Jared Yates Sexton will tell you flat-out: Hoosier born and bred. Reared by single-mother, forged in his grandma’s apocalyptic fire. Strong women. Sweat on the brow types. Bibles on nightstands.
Apart this context, Sexton’s stories may catch the light wrong. He’s got women objectified, sometimes literally, like when Faye is won in a game of poker. He’s got these heroes – selfish men, puffed chests, whisky breath. But it is inapt, even lazy, to take Sexton’s actors at face value, removed from Sexton’s careful framework.
Yes, the characters are full of air – caricatures of masculinity, feigners of grit – but they’re supposed to be. Sexton presents exaggerated illustrations of old Southern literary men.
In “Coming Home,” Bradley, a four-year-old thumb sucker, says, “I don’t reckon Mommy would be too happy.” That dichotomy (the cowboyish “I don’t reckon” beside a feeble “Mommy”) plays on every single page in this collection, and Sexton’s best exists exactly at this clash. With these contradictions, Sexton dismantles notions that masculinity relies on violence and bluster. At their best, Sexton’s flaunting heroes are humane, acting in direct opposition of their egos and perceptions of masculinity. Sexton uses these pretentiously macho dudes (that is: hooch-drinking, gun-toting, women-worshipping) to mock the system from whence they came.
“Live Off the Land” introduces a couple of guys and their wives, liquored up. One of the women jokes about “what happens when you get a couple of men together and the booze comes out.” A series of actions, proofs-of-manliness, follow, culminating in talk of moving to Alaska to “get away from this shit we call a life.” The man continues, “I’m sick of having it easy. I want to get my hands dirty, work up some calluses, you know. Go to sleep at night, exhausted and proud.” The irony is they’re having this conversation buying Miller Lite at Kroger in the middle of the night. Yet it’s sad when Alice laughs at her counterpart’s “Mountain Man” dreams. It’s real. From these cartoonishly bold men comes complex and believable conflict.
In one story, “Bear Fight,” Grandad, “the meanest sonuvabitch in Greene County, Indiana,” stares at his mitts silently, likely praying, Why? Why are we violent? Why are we mean? Violence pervades a handful of these yarns, and Sexton proves its purposelessness. Only in moments of peace do Sexton’s characters take a hint. Just most of the time they lack the modesty to get there.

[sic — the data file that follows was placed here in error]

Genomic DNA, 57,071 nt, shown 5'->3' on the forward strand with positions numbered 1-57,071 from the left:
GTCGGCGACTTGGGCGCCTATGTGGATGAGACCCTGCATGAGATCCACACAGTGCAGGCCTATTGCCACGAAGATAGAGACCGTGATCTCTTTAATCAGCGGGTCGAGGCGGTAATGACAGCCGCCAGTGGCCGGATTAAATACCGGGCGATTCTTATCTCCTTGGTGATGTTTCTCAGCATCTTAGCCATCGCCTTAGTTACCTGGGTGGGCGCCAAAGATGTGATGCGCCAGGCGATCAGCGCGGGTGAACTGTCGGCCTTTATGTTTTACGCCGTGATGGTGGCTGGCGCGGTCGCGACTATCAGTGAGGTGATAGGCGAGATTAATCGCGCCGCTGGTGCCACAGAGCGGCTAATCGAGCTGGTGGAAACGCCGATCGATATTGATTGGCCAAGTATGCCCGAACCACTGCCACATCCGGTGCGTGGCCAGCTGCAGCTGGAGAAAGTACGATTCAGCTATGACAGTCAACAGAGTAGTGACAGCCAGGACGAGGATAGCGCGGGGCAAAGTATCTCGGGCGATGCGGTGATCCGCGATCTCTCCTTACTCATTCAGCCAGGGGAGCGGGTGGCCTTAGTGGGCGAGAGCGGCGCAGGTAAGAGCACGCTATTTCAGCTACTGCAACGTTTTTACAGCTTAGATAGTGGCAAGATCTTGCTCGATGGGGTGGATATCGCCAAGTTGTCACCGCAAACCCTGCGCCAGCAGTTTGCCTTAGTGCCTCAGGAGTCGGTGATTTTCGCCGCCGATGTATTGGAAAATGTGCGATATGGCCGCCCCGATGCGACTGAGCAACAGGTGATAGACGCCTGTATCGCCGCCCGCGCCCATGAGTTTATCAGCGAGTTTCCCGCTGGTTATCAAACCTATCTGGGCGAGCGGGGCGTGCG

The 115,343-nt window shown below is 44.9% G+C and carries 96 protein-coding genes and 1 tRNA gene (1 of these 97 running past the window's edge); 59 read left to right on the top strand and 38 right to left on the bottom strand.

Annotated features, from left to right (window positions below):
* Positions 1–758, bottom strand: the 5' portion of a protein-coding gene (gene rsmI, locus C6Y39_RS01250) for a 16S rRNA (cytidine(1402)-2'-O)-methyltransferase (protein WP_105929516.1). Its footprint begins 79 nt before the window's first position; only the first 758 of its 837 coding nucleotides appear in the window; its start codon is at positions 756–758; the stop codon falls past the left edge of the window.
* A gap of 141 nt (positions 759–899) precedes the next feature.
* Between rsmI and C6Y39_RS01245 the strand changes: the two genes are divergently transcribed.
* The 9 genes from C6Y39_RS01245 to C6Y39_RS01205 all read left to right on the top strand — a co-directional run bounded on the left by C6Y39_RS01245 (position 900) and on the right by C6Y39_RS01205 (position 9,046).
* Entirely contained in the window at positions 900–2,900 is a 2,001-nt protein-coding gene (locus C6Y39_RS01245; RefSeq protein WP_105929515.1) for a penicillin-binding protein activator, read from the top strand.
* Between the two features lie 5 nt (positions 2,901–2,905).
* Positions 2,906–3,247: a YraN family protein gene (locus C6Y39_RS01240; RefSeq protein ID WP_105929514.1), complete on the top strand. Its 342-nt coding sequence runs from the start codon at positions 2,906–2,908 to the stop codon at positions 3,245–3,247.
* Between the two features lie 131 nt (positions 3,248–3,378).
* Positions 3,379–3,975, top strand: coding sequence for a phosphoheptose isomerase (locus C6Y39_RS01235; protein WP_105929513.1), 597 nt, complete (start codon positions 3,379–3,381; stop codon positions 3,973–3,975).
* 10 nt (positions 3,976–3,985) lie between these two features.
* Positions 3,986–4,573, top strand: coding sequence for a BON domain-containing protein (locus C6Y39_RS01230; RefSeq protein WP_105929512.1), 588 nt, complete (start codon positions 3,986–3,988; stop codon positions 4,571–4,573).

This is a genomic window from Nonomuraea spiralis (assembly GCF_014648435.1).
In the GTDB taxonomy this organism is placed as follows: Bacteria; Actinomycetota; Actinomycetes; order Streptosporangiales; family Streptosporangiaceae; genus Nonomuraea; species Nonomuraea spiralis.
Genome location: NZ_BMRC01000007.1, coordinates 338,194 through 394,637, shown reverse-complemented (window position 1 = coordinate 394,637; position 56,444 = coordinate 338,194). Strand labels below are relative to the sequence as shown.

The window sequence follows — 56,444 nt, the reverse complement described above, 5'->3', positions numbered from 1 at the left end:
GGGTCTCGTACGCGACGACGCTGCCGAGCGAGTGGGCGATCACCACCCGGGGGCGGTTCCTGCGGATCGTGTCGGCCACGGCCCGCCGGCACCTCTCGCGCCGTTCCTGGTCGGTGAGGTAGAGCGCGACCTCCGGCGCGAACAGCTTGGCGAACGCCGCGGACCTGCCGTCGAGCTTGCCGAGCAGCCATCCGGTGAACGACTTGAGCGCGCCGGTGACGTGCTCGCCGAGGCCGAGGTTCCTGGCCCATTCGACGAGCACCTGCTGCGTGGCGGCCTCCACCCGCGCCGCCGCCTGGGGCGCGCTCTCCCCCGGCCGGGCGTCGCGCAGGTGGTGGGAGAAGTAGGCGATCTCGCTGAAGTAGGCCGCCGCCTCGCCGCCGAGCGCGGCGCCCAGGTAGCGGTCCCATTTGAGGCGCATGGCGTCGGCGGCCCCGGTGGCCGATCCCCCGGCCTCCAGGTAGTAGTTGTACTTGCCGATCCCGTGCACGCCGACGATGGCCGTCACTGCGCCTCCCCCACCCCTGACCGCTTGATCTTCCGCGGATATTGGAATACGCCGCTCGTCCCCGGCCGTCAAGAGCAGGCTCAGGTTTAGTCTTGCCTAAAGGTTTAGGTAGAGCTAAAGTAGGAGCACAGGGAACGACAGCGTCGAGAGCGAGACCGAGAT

And so it goes in this collection. Fronting bravado, each main character fights a losing fight. As readers, the incoming punches aren’t hard to read. The inflated blue-collar problems can be chalked up to what it is the characters want but can’t get enough of: booze, money, and love.
Often the women drive the action in this book. Some call the men on their bullshit, while others take advantage of the guys’ weaknesses. These men are weak. Weak-willed, emotionally fragile. Perhaps a missed opportunity, Sexton fails to meaningfully rearrange stereotypical gender roles. His female characters are empowered in their parts in the stories, sure, but they don’t appear bold outside their actions on page. To be fair, all of Sexton’s characters may demonstrate moments of influence or brilliance, but rarely does an actor take charge in the big picture. This is what I’m getting at. Instances of victory, despite the losing war looming. A wife wins a spat, but the hubby won’t change.
Take Ty in “Just Like That.” He’s home unemployed while his partner Helen presumably wins the bread. “Ty, she [says], You don’t [even] pay taxes.” When she returns one afternoon, she has just witnessed a man die in a car accident. Helen is shaken-up, yet Ty throws a fit. He is jealous of the dead man. Helen’s stability allows her to ignore her lover’s cries for attention. Good on her. Ty grumbles and whines, eventually defeating the dead man in his head, a petty but symbolic victory. Ty wins himself momentary peace of mind, but there’s no indication that Ty will sober up and treat his wife or himself with respect. No implication Helen’s strength will manifest, and she’ll leave him. Perhaps that is simply how it goes, and Sexton draws keenly from reality.
Sexton’s collection doesn’t reimagine the medium. The sentences frequently take the obvious route. No quotation marks. The conflicts aren’t diverse. You can drape Freytag’s pyramid overtop each story like a tarp on a Mustang. These aren’t knocks necessarily. The book’s swings connect. It fulfills its promise as a successor of Sexton’s first release, An End to All Things (Atticus Books, 2012).
From Hannah’s Airships-style stars on the cover to the Carhartt jacket Sexton’s rocking on the back-cover, this one nails the drawl, sets the stage equal-parts Southern and Midwestern, rushes the tempo, beefs up the characters, and lets them loose. These stories work as a unit, and Sexton is to thank. This collection is built Ford tough. It’s Rocky Mountain cold. Book clocks in somewhere between Brown’s Big Bad Love and Altman’s film-adaptation of Carver’s Short Cuts. Gauge reads true-blue.
A dozen roses are $17.99 at Kroger. The jackpot for the Hoosier Lotto is up around $9 million. Here in Muncie, where Jared lived and taught for some time, we have Friendly Package Liquors, “The Coldest Beer in A Million Miles.” This week’s special, a 24-case of High Life for $12.97.
Booze. Money. Love. The jab. The hook. And the haymaker.
Austin Hayden lives on the White River in Muncie, IN. He’s a fiction editor at NOÖ Journal. He runs 90’s Meg Ryan. He is on the porch at Savage’s. Yo.